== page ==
“When you wake up in the morning, tell yourself: the people I deal with today will be meddling, ungrateful, arrogant, dishonest, jealous and surly. They are like this because they can’t tell good from evil.”Marcus Aurelius, Meditations
It seems that in these stressful times that stupidity and intolerance are ever expanding, while virtue and simple manners are retreating at a violent pace. What passed from grace and manners in my youth are now just about forgotten. Not a day goes by that I don’t see multiple instances of ill-manners, stupidity, narcissism, and intolerance in my interactions with others, whether on the road, in public, or at work.
Not that these were not widespread as well when I was younger, but at least at that time, they were aberrations and not the norm, and when they did occur, the persons displaying these behaviors usually had the self-awareness and grace to be ashamed of their conduct. Now, people are not only not ashamed, they celebrate their self-destructive and obnoxious behavior and wear it as a badge of honor, posting it on the internet and in the media (which enables and promotes it further). It seems that 15 seconds of internet fame has become a more desirable goal than self-respect.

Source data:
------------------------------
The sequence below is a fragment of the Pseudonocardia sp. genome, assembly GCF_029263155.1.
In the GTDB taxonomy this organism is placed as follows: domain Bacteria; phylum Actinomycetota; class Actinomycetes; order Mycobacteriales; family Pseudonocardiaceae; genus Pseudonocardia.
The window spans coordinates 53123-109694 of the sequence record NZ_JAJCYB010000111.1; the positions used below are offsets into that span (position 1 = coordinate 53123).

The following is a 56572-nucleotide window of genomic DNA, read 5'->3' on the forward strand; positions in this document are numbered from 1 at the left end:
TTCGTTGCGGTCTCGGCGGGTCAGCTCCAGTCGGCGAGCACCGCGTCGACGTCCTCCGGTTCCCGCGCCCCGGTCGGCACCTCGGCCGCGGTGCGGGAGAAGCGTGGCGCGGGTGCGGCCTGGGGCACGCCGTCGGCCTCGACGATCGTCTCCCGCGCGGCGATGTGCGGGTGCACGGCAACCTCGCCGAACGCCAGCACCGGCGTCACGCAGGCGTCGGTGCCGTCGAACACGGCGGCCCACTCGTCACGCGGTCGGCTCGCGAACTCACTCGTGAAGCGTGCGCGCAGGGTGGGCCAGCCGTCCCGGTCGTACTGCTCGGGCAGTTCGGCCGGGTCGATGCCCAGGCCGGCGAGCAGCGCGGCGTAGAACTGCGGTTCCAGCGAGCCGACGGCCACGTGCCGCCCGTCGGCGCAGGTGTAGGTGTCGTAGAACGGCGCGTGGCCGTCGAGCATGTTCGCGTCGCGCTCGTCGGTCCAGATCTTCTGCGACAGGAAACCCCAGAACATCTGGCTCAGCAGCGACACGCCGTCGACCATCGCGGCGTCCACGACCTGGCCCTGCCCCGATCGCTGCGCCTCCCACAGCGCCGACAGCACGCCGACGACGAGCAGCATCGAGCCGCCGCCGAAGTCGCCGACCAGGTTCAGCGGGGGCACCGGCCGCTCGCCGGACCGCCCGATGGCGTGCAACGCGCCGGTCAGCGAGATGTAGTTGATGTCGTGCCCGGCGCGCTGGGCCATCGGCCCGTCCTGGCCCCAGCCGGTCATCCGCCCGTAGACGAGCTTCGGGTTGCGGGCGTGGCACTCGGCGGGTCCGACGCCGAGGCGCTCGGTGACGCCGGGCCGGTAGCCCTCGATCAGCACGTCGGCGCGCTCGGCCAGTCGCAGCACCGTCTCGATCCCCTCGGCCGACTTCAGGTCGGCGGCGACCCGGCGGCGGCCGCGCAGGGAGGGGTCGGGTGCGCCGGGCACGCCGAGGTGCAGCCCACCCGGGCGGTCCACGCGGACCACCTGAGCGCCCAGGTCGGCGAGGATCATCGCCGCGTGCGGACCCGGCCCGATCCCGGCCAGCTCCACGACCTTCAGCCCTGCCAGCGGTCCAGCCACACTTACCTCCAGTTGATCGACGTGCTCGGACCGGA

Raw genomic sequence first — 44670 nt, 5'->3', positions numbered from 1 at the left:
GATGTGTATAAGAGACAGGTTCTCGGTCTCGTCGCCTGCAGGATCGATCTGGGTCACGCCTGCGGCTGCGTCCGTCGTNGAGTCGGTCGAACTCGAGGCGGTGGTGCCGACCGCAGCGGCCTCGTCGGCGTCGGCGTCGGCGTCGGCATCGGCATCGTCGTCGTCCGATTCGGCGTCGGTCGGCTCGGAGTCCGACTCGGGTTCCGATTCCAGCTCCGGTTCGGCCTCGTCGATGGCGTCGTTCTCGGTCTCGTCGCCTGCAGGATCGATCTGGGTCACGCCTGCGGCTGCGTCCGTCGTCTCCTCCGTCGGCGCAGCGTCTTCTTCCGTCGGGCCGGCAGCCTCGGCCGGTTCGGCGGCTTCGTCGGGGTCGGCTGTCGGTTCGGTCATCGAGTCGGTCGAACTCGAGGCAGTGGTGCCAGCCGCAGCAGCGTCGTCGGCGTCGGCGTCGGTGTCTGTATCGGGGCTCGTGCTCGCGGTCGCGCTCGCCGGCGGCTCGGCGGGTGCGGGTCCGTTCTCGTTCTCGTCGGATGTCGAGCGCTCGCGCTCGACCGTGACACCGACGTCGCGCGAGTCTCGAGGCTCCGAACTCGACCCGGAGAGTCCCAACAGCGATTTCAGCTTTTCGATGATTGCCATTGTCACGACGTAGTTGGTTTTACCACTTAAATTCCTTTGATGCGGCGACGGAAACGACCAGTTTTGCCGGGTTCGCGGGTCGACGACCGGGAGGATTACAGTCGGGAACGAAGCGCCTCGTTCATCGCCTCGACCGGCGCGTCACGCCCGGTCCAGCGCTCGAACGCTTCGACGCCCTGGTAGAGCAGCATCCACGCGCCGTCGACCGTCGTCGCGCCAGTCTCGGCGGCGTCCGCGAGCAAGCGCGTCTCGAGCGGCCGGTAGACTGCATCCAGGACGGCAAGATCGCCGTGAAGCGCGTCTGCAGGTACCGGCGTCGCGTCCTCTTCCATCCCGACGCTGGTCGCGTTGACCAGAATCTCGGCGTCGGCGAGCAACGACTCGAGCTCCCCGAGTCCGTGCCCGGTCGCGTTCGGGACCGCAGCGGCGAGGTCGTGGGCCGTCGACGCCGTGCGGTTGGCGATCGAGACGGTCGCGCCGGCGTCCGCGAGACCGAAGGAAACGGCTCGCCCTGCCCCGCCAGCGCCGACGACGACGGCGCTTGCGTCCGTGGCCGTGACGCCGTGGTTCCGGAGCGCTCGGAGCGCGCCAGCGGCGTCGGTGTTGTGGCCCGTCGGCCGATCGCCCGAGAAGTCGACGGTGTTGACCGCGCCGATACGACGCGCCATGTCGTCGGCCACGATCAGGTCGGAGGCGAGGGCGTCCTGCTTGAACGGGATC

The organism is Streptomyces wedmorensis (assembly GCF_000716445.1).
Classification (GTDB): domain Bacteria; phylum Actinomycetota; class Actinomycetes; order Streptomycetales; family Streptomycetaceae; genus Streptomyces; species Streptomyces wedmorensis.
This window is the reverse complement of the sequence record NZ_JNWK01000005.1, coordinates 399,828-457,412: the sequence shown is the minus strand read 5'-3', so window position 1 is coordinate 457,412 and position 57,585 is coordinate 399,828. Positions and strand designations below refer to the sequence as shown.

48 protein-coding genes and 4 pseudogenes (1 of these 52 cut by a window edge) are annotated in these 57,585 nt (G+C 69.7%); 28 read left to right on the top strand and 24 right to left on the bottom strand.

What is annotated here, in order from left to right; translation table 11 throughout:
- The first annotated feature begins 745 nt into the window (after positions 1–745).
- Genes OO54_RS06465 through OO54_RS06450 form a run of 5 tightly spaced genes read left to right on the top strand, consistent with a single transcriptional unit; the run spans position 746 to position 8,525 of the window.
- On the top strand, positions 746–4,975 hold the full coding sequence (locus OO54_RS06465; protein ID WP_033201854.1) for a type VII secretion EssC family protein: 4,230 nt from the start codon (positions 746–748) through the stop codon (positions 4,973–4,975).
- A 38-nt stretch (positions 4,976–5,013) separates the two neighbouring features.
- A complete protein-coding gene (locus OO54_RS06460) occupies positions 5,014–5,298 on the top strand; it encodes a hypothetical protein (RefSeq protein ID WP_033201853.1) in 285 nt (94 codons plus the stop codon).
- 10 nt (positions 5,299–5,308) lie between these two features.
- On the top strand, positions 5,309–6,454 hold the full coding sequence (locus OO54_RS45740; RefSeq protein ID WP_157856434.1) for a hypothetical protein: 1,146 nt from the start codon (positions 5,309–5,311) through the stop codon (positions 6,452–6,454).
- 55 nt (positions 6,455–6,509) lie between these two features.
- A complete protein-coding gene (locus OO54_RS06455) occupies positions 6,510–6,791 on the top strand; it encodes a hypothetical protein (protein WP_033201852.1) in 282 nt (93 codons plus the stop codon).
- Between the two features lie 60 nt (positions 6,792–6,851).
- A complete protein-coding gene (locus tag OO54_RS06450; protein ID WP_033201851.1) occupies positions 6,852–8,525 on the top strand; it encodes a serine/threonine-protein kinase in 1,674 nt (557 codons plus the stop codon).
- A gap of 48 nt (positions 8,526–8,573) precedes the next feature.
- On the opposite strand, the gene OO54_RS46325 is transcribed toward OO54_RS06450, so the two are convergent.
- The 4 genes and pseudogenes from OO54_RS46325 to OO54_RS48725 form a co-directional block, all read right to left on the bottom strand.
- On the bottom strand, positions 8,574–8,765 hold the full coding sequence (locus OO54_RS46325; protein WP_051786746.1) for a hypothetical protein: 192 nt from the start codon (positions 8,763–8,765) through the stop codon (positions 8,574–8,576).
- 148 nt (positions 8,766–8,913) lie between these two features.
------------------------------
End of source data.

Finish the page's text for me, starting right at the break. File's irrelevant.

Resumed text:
I believe this drive for aberrant social feedback, fame, and celebrity is caused by a decay in personal values. When you don’t have an internal basis for what you believe or stand for, you will substitute the transient attention of the crowd for the satisfaction that comes with living in alignment with your principles. This decay is on full display in the social promotions of those who espouse everything from extreme sports to extreme politics to extreme violence.
The lesson for me? Not to let the conduct of others set the bar for my behavior. Living a virtuous life is hard; even more so when I sometimes feel I am alone in the crowd. In the end, though, I believe that the rewards of living a virtuous life accrue to me and those I care for and therefore are worthy goals for me to pursue. Fame is fleeting; virtue can last a lifetime.